The findings of this study allude to the seed water condition of A. harpophylla. Together with the initial soil water conditions, these state variables have crucial implications for the rehabilitation of post-mining areas under water-limited conditions.
Soil and seed water conditions
Initial soil water conditions play a critical role when direct seeding is the primary approach to revegetating post-mining areas. This is even more important in a semi-arid climate, where water is limited due its scarcity or erratic occurrence (Rodriguez-Iturbe & Proporato, 2004). Seed germination is triggered by the amount of water the seed can imbibe, which is related to the water potentials of both the soil and the seed (Bewley et al., 2013; Bradford, 2002; Evans & Etherington, 1990; Williams & Shaykewich, 1971). In this regard, water can only enter the seed if the seed water potential is below the water potential of the surrounding soil material. In general, air-dry seeds have water potential values of −50 to −350 MPa (Bewley et al., 2013). The empirical results of this study indicate that seeds of A. harpophylla are very water stress tolerant, that is, their seed water potential is extraordinarily low. For example, radicles still emerged at a water potential as low as −1.5 MPa (Fig. 2A). Likewise, the mean base water potential of the seed population ranges between −1.533 and −1.451 MPa (Table 2 and Fig. 3). These are remarkable values compared with selected Mediterranean (Köchy & Tielbörger, 2007)2 and agricultural plant species (Watt, Bloomberg & Finch-Savage, 2011)3 . Qualitatively, the low seed water potential corresponds well with other investigative studies on physiological water relations of A. harpophylla (Doley, 2004), which measured foliage water potentials as low as −15 MPa (Connor & Tunstall, 1968) and shoot water potentials of −7.2 to −6.8 MPa (Connor, Tunstall & Van den Driessche, 1971; Tunstall & Connor, 1981; Van den Driessche, Connor & Tunstall, 1971). Also the seed coat, which is atypically soft compared with other Acacia species, denotes an adaptive mechanism to erratic rainfall patterns of the Brigalow Belt Bioregion to rapidly overcome dormancy if soil water conditions are elevated (Johnson, 1964; Reichman, Bellairs & Mulligan, 2006; Scott, Jones & Williams, 1984).
The parameter estimates of the hydrotime model (Table 2) play a critical role for predicting the time required to germinate a fraction of the seed population under given soil water conditions (Eq. (5)). In this regard and together with the physiological parameters of the hydrotime model (i.e., hydrotime constant and distribution of the base water potential) the soil water potential governs germination and, consequently, the success of initial vegetation recruitment and early ecosystem establishment. Moreover, together with empirical data on the effect of temperature on the germination of Brigalow seeds (Reichman, Bellairs & Mulligan, 2006), the findings of this study can be utilised to parameterise hydrothermal models (Bradford, 2002; Bullied, Van Acker & Bullock, 2012; Gummerson, 1986; Köchy & Tielbörger, 2007; Watt, Bloomberg & Finch-Savage, 2011) for predictive modelling of germination in relation to the two environmental factors of temperature and water availability.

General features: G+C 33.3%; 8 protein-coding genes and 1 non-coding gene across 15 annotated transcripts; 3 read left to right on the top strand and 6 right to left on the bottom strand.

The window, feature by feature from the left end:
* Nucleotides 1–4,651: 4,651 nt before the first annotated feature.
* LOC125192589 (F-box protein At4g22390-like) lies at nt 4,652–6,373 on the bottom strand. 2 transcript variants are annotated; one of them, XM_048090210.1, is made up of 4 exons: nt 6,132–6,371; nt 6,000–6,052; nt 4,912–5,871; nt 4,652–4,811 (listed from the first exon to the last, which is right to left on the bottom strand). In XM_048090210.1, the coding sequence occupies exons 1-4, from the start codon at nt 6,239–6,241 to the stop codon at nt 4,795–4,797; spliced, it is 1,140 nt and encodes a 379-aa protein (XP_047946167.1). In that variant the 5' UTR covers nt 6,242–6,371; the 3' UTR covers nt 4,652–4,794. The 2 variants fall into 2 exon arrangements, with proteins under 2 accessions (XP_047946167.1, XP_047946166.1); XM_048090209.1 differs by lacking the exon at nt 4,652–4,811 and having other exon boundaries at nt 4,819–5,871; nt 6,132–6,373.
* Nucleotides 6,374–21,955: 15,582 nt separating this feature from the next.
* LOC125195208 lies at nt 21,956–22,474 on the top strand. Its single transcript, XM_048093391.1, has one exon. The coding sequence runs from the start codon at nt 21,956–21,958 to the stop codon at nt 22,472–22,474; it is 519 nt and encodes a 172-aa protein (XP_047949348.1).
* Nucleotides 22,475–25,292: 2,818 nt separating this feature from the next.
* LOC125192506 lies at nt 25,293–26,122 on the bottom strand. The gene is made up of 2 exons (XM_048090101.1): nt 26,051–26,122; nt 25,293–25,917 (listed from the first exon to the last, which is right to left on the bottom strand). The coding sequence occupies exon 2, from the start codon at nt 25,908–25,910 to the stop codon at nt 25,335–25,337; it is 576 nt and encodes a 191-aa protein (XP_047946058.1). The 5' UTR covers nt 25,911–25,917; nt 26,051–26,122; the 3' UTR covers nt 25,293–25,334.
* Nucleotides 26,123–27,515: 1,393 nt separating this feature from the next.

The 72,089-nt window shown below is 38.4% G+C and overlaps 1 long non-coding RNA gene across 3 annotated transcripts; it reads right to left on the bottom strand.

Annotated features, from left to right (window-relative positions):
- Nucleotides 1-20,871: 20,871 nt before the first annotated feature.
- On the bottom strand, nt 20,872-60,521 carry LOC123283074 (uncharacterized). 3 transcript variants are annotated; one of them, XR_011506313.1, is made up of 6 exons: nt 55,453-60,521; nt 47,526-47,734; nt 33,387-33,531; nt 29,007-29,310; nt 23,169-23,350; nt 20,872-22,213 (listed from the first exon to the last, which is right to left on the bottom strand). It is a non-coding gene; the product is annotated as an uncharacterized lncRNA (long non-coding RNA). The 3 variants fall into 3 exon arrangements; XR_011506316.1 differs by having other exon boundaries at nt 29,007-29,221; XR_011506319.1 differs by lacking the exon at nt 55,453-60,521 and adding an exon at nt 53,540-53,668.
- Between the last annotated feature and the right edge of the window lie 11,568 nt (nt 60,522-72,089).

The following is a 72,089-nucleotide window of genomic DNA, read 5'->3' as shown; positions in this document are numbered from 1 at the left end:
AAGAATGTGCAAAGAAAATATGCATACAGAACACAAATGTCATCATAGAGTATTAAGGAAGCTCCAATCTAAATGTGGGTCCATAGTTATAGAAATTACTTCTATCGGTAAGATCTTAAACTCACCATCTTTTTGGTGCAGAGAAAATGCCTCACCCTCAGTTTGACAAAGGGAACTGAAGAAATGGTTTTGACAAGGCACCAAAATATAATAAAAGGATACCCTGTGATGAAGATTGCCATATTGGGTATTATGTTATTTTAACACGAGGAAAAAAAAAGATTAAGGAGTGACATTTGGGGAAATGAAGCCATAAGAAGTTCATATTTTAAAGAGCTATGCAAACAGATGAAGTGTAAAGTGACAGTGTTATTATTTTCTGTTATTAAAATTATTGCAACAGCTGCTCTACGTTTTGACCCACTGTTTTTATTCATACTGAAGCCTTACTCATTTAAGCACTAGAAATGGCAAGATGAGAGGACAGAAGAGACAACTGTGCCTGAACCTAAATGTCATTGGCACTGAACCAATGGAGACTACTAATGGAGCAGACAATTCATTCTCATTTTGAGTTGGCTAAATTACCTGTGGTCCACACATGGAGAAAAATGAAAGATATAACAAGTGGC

The results of this study show that germinability decreases and the time required for maximum germination increases with decreasing soil water potential (Fig. 2). Moreover, the strong negative correlation between germinability and mean germination time (Fig. 1) underpins how important a rather short germination time is to maximise germination success. Thus, topsoil restoration at post-mining land in the Brigalow Belt Bioregion should target to maximise the initial soil water potential while explicitly considering the erratic character of rainfall patterns in Central Queensland (Audet et al., 2013; Audet et al., 2012). This can be accomplished by optimising soil attributes such as depth, texture, compaction, organic amendments, etc. (Arnold, 2012; Arnold et al., in press; Zipper et al., 2013). Apart from physical soil restoration, pre-treatment of seeds, i.e., seed priming, also plays a critical role to enhance germination (Jisha, Vijayakumari & Puthur, 2013). Amongst the broad range of seed priming techniques, hydropriming and osmopriming are the most promising approaches for plant establishment in semi-arid climate to increase seedling growth (Yagmur & Kaydan, 2008), and root and shoot length (Kaur, Gupta & Kaur, 2002). Although the exact mechanisms behind pre-treatments of seeds are not fully understood, seed priming seems to activate cell signalling pathways and cellular responses to environmental stressors resulting in faster plant defence responses (Jisha, Vijayakumari & Puthur, 2013).